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An Overview of Babylonian Mathematics

A.2 Pythagoras's theorem in Babylonian mathematics

In this section we examine four Babylonian tablets which all have some connection
with Pythagoras's theorem. Certainly the Babylonians were familiar with Pythagoras'
theorem. A translation of a Babylonian tablet which is preserved in the British
museum goes as follows

4 is the length and 5 the diagonal. What is the breadth?
Its size is not known.
4 times 4 is 16.
5 times 5 is 25.
You take 16 from 25 and there remains 9.
What times what shall I take in order to get 9?
3 times 3 is 9.
3 is the breadth.

All the tablets come from roughly the same period, namely that of the Old Baby-
lonian Empire which flourished in Mesopotamia between 1900 BC and 1600 BC.

The four tablets which interest us here we will call the Yale tablet YBC 7289,
Plimpton 322, the Susa tablet, and the Tell Dhibayi tablet. Let us say a little about
these tablets before describing the mathematics which they contain.

The Yale tablet YBC 7289 which we describe is one of a large collection of tablets
held in the Yale Babylonian collection of Yale University. It consists of a tablet on
which a diagram appears. The diagram is a square of side 30 with the diagonals
drawn in . The tablet and its significance was first discussed in Neugebauer5 and in
Fowler and Robson.

Plimpton 322 is the tablet numbered 322 in the collection of G A Plimpton housed
in Columbia University. The top left hand corner of the tablet is damaged as and
there is a large chip out of the tablet around the middle of the right hand side. Its date
is not known accurately but it is put at between 1800 BC and 1650 BC. It is thought
to be only part of a larger tablet, the remainder of which has been destroyed, and at
first it was thought to be a record of commercial transactions. However Neugebauer
and Sachs gave a new interpretation and since then it has been the subject of a huge
amount of interest.

The Susa tablet was discovered at the present town of Shush in the Khuzistan
region of Iran. The town is about 350 km from the ancient city of Babylon. W.
K. Loftus identified this as an important archaeological site as early as 1850 but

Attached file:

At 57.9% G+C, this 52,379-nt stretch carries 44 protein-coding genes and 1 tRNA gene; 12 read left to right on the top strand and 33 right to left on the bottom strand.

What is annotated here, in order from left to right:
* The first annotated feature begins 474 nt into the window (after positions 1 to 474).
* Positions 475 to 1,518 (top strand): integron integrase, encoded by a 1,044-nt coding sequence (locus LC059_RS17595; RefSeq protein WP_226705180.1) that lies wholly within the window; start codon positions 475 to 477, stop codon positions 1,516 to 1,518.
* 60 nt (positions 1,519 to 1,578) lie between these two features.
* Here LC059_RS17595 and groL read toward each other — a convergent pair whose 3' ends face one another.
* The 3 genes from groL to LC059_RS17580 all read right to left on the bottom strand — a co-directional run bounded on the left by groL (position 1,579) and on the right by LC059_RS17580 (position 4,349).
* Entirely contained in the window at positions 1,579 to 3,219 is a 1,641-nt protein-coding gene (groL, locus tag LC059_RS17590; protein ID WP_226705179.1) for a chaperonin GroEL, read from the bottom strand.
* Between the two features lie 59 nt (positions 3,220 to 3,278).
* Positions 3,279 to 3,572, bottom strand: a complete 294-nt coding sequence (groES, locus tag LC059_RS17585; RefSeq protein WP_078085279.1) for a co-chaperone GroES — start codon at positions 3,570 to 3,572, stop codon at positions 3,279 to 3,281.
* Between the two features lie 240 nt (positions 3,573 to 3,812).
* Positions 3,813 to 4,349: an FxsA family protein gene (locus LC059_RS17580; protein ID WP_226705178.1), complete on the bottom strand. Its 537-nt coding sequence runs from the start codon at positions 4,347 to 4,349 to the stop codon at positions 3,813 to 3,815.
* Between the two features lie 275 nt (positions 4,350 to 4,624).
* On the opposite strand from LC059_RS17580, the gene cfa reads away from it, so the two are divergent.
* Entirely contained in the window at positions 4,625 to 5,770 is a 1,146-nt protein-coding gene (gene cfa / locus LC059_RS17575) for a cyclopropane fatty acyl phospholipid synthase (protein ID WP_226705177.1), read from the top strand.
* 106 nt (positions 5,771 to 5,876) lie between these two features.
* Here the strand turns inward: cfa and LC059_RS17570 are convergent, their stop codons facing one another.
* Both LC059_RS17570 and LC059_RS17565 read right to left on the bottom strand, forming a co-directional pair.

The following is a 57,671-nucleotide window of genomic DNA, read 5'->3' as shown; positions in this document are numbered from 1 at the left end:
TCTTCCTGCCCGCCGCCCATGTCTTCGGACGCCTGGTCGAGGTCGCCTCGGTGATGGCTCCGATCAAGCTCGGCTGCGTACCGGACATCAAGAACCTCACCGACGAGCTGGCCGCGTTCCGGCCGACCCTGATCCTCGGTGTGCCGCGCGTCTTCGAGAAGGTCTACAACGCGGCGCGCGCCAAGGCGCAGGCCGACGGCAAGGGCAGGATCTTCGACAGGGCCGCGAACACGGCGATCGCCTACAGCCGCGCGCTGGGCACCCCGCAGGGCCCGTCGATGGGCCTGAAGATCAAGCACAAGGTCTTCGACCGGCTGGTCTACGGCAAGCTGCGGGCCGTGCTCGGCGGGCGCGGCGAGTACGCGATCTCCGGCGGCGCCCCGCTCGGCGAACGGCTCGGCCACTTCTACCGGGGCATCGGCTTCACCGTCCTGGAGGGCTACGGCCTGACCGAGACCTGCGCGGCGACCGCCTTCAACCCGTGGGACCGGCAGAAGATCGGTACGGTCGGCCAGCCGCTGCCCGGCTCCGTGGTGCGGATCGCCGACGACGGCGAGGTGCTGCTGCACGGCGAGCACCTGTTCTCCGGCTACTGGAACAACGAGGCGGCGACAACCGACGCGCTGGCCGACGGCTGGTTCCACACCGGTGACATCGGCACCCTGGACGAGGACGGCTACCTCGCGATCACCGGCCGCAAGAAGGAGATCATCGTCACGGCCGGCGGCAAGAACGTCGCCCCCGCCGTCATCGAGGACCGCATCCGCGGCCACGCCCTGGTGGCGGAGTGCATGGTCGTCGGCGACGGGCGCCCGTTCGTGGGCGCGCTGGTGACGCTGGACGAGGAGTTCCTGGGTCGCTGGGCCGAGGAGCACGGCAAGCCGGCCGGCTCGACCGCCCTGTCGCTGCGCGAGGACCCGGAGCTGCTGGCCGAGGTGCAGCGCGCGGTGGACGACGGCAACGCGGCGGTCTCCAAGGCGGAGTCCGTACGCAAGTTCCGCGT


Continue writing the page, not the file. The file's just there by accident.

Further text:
excavations were not carried out until much later. This particular tablet investigates
how to calculate the radius of a circle through the vertices of an isosceles triangle.

Finally the Tell Dhibayi tablet was one of about 500 tablets found near Baghdad
by archaeologists in 1962. Most relate to the administration of an ancient city which
flourished in the time of Ibalpiel II of Eshunna and date from around 1750 BC. The
particular tablet in which we are interested is not one relating to administration but
one which presents a geometrical problem which asks for the dimensions of a rectangle
whose area and diagonal are known.

Before looking at the mathematics contained in these four tablets we should say a
little about their significance in understanding the scope of Babylonian mathematics.
First, you must be careful not to read into early mathematics any ideas which we can
see clearly today yet which were never in the mind of that author. Conversely, we
must be careful not to underestimate the significance of the mathematics just because
it has been produced by mathematicians who thought very differently from today's
mathematicians. As a final comment on what these four tablets tell us of Babylo-
nian mathematics we must be careful to realize that almost all of the mathematical
achievements of the Babylonians, even if they were all recorded on clay tablets, have
been lost and, even if these four may be seen as especially important among those
surviving, they may not represent the best of Babylonian mathematics.

There is no problem understanding what the Yale tablet YBC 7289 is about - a